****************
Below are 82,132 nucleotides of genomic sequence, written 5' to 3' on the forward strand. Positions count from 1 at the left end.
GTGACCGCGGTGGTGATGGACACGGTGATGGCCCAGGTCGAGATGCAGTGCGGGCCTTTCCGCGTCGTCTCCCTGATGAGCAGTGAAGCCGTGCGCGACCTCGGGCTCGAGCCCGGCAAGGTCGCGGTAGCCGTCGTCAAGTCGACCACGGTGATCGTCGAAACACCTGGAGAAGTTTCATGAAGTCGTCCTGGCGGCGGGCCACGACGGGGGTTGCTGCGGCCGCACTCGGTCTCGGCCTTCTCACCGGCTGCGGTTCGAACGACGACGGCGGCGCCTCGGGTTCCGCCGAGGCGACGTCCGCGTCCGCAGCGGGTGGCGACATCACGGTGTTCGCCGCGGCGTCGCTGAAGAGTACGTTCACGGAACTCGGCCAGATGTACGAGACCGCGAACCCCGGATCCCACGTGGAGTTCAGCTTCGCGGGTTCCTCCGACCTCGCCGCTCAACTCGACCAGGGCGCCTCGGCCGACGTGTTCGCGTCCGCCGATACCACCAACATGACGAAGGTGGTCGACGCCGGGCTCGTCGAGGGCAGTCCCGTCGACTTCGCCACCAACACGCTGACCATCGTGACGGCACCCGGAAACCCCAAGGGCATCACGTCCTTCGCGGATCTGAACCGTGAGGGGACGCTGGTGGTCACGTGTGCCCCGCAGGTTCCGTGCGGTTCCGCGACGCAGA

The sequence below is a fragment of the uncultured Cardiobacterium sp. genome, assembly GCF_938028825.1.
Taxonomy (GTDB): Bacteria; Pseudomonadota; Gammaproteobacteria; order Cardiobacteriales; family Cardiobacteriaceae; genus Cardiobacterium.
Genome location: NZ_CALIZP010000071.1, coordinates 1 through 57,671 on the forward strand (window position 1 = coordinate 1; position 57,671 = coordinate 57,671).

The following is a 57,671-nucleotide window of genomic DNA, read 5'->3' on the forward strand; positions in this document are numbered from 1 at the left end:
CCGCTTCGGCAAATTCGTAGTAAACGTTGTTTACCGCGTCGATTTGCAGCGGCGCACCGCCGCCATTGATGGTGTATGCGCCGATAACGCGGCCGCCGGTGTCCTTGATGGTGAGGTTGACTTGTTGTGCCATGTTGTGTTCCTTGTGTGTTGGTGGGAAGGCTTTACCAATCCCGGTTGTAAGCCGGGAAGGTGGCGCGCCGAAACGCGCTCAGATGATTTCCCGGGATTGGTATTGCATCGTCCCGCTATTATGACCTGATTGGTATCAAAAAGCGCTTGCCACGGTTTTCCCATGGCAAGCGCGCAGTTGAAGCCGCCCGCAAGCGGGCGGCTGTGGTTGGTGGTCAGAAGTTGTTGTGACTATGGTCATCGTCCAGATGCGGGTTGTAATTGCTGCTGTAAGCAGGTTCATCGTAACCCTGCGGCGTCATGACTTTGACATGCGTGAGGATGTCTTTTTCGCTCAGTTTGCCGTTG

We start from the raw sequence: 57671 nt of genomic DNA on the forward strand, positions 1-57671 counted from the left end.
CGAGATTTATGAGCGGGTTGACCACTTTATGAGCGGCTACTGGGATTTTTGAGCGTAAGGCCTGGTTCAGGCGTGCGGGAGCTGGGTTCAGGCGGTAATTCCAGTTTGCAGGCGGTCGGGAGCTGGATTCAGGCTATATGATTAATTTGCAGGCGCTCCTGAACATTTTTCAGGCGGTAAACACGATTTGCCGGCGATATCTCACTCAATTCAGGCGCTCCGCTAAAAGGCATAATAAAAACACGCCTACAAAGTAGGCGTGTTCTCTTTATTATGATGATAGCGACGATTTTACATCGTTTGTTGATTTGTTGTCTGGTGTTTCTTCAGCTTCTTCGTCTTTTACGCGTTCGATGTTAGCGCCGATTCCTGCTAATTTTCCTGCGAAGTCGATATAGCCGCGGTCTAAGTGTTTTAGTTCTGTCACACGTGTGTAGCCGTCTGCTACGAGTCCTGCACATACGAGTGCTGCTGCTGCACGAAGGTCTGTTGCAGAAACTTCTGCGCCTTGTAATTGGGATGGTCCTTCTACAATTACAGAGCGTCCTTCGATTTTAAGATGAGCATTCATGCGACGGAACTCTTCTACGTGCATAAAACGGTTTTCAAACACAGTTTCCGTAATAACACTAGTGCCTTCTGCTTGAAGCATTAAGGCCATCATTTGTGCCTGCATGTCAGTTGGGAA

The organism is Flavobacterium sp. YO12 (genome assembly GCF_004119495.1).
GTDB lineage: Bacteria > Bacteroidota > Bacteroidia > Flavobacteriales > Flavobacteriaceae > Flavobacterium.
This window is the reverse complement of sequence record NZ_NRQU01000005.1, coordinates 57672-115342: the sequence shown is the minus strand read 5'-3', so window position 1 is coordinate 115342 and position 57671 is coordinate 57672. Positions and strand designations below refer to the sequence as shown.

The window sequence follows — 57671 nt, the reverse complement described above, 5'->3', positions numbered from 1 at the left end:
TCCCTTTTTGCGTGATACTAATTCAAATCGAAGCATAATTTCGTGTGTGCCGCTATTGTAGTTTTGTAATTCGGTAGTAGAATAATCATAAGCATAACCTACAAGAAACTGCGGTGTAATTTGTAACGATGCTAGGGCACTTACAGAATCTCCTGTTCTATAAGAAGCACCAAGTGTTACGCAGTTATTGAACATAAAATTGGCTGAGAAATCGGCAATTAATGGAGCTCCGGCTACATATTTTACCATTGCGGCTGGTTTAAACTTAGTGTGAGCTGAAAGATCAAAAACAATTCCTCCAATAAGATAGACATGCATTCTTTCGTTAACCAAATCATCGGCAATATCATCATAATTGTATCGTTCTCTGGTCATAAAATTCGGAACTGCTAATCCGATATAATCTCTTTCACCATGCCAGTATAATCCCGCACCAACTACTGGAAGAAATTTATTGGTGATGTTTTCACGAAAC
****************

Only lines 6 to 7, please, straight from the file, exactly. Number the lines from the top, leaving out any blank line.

The following is a 57,671-nucleotide window of genomic DNA, read 5'->3' on the forward strand; positions in this document are numbered from 1 at the left end:
CCGCTTCGGCAAATTCGTAGTAAACGTTGTTTACCGCGTCGATTTGCAGCGGCGCACCGCCGCCATTGATGGTGTATGCGCCGATAACGCGGCCGCCGGTGTCCTTGATGGTGAGGTTGACTTGTTGTGCCATGTTGTGTTCCTTGTGTGTTGGTGGGAAGGCTTTACCAATCCCGGTTGTAAGCCGGGAAGGTGGCGCGCCGAAACGCGCTCAGATGATTTCCCGGGATTGGTATTGCATCGTCCCGCTATTATGACCTGATTGGTATCAAAAAGCGCTTGCCACGGTTTTCCCATGGCAAGCGCGCAGTTGAAGCCGCCCGCAAGCGGGCGGCTGTGGTTGGTGGTCAGAAGTTGTTGTGACTATGGTCATCGTCCAGATGCGGGTTGTAATTGCTGCTGTAAGCAGGTTCATCGTAACCCTGCGGCGTCATGACTTTGACATGCGTGAGGATGTCTTTTTCGCTCAGTTTGCCGTTG